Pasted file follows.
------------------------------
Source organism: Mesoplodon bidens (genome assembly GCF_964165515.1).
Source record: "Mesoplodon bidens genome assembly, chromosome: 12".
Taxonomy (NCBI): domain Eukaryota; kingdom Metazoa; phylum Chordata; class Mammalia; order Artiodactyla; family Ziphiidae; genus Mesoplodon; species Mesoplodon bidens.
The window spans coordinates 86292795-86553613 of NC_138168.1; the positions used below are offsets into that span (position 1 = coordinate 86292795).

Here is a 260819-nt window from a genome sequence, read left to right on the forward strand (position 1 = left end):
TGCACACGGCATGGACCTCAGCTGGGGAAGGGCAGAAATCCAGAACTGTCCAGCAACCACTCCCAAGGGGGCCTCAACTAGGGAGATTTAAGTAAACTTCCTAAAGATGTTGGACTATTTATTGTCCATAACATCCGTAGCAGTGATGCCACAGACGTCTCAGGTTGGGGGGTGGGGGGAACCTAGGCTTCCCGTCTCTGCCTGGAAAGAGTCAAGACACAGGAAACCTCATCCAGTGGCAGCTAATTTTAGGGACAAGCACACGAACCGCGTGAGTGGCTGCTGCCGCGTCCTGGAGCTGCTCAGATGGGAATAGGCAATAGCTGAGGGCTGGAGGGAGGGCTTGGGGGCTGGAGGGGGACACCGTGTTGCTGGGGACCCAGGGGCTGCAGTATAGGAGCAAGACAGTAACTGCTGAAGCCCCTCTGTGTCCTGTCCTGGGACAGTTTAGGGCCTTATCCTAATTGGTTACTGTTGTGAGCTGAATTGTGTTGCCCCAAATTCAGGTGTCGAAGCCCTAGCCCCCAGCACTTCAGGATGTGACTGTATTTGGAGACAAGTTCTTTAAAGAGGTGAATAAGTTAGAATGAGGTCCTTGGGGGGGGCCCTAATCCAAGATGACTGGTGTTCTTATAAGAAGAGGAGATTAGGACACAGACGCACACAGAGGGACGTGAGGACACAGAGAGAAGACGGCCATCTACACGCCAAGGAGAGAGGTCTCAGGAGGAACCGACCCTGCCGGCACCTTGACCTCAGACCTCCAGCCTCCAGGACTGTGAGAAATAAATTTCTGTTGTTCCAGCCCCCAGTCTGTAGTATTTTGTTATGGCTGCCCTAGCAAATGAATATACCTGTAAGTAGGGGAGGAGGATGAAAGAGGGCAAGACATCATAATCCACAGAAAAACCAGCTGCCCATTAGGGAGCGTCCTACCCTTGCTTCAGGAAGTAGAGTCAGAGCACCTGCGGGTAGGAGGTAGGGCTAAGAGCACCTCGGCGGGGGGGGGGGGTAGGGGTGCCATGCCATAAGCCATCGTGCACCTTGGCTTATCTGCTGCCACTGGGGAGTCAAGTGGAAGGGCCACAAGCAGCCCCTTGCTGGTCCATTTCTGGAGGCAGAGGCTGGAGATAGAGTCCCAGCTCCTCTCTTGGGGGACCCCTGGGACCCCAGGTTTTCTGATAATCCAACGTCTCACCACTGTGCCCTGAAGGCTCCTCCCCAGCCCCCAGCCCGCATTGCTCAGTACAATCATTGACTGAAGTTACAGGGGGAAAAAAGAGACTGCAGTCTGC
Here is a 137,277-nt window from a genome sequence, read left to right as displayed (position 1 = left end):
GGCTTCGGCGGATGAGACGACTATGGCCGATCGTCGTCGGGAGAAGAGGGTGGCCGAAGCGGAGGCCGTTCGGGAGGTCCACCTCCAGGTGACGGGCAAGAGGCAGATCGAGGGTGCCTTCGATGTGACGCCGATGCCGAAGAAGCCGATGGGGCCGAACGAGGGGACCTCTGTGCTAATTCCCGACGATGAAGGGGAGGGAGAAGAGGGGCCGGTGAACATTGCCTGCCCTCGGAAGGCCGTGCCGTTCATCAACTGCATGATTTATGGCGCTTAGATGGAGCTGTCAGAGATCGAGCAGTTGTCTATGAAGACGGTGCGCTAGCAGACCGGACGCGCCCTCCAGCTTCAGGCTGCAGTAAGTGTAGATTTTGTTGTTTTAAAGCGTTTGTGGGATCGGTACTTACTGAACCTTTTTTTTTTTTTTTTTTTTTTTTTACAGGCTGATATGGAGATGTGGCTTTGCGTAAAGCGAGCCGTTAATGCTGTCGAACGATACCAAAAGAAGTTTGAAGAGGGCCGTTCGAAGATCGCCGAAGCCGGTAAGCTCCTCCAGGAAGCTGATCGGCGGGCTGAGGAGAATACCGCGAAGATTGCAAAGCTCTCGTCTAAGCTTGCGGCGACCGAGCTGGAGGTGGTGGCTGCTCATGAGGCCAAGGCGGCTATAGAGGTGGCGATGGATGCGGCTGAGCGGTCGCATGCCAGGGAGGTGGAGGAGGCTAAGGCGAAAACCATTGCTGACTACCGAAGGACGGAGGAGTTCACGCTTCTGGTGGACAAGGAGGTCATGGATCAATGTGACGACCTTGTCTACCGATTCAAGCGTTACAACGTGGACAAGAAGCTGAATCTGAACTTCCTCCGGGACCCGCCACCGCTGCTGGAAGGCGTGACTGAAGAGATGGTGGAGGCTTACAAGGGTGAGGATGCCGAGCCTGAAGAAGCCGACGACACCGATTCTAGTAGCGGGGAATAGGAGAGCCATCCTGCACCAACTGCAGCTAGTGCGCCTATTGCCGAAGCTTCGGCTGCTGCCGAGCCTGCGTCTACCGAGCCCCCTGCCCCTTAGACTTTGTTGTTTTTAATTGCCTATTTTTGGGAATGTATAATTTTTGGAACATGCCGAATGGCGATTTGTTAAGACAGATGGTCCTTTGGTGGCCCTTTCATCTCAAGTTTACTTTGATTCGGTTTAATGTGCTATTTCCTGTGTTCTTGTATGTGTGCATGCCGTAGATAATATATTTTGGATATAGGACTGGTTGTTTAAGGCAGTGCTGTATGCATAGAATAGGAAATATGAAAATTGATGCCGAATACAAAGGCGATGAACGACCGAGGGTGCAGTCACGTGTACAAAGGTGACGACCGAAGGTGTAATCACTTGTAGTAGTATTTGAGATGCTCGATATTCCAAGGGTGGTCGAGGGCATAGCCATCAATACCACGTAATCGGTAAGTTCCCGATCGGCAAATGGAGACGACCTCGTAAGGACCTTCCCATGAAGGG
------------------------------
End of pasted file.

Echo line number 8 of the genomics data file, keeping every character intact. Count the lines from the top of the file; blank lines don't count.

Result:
GGCTTCGGCGGATGAGACGACTATGGCCGATCGTCGTCGGGAGAAGAGGGTGGCCGAAGCGGAGGCCGTTCGGGAGGTCCACCTCCAGGTGACGGGCAAGAGGCAGATCGAGGGTGCCTTCGATGTGACGCCGATGCCGAAGAAGCCGATGGGGCCGAACGAGGGGACCTCTGTGCTAATTCCCGACGATGAAGGGGAGGGAGAAGAGGGGCCGGTGAACATTGCCTGCCCTCGGAAGGCCGTGCCGTTCATCAACTGCATGATTTATGGCGCTTAGATGGAGCTGTCAGAGATCGAGCAGTTGTCTATGAAGACGGTGCGCTAGCAGACCGGACGCGCCCTCCAGCTTCAGGCTGCAGTAAGTGTAGATTTTGTTGTTTTAAAGCGTTTGTGGGATCGGTACTTACTGAACCTTTTTTTTTTTTTTTTTTTTTTTTTACAGGCTGATATGGAGATGTGGCTTTGCGTAAAGCGAGCCGTTAATGCTGTCGAACGATACCAAAAGAAGTTTGAAGAGGGCCGTTCGAAGATCGCCGAAGCCGGTAAGCTCCTCCAGGAAGCTGATCGGCGGGCTGAGGAGAATACCGCGAAGATTGCAAAGCTCTCGTCTAAGCTTGCGGCGACCGAGCTGGAGGTGGTGGCTGCTCATGAGGCCAAGGCGGCTATAGAGGTGGCGATGGATGCGGCTGAGCGGTCGCATGCCAGGGAGGTGGAGGAGGCTAAGGCGAAAACCATTGCTGACTACCGAAGGACGGAGGAGTTCACGCTTCTGGTGGACAAGGAGGTCATGGATCAATGTGACGACCTTGTCTACCGATTCAAGCGTTACAACGTGGACAAGAAGCTGAATCTGAACTTCCTCCGGGACCCGCCACCGCTGCTGGAAGGCGTGACTGAAGAGATGGTGGAGGCTTACAAGGGTGAGGATGCCGAGCCTGAAGAAGCCGACGACACCGATTCTAGTAGCGGGGAATAGGAGAGCCATCCTGCACCAACTGCAGCTAGTGCGCCTATTGCCGAAGCTTCGGCTGCTGCCGAGCCTGCGTCTACCGAGCCCCCTGCCCCTTAGACTTTGTTGTTTTTAATTGCCTATTTTTGGGAATGTATAATTTTTGGAACATGCCGAATGGCGATTTGTTAAGACAGATGGTCCTTTGGTGGCCCTTTCATCTCAAGTTTACTTTGATTCGGTTTAATGTGCTATTTCCTGTGTTCTTGTATGTGTGCATGCCGTAGATAATATATTTTGGATATAGGACTGGTTGTTTAAGGCAGTGCTGTATGCATAGAATAGGAAATATGAAAATTGATGCCGAATACAAAGGCGATGAACGACCGAGGGTGCAGTCACGTGTACAAAGGTGACGACCGAAGGTGTAATCACTTGTAGTAGTATTTGAGATGCTCGATATTCCAAGGGTGGTCGAGGGCATAGCCATCAATACCACGTAATCGGTAAGTTCCCGATCGGCAAATGGAGACGACCTCGTAAGGACCTTCCCATGAAGGG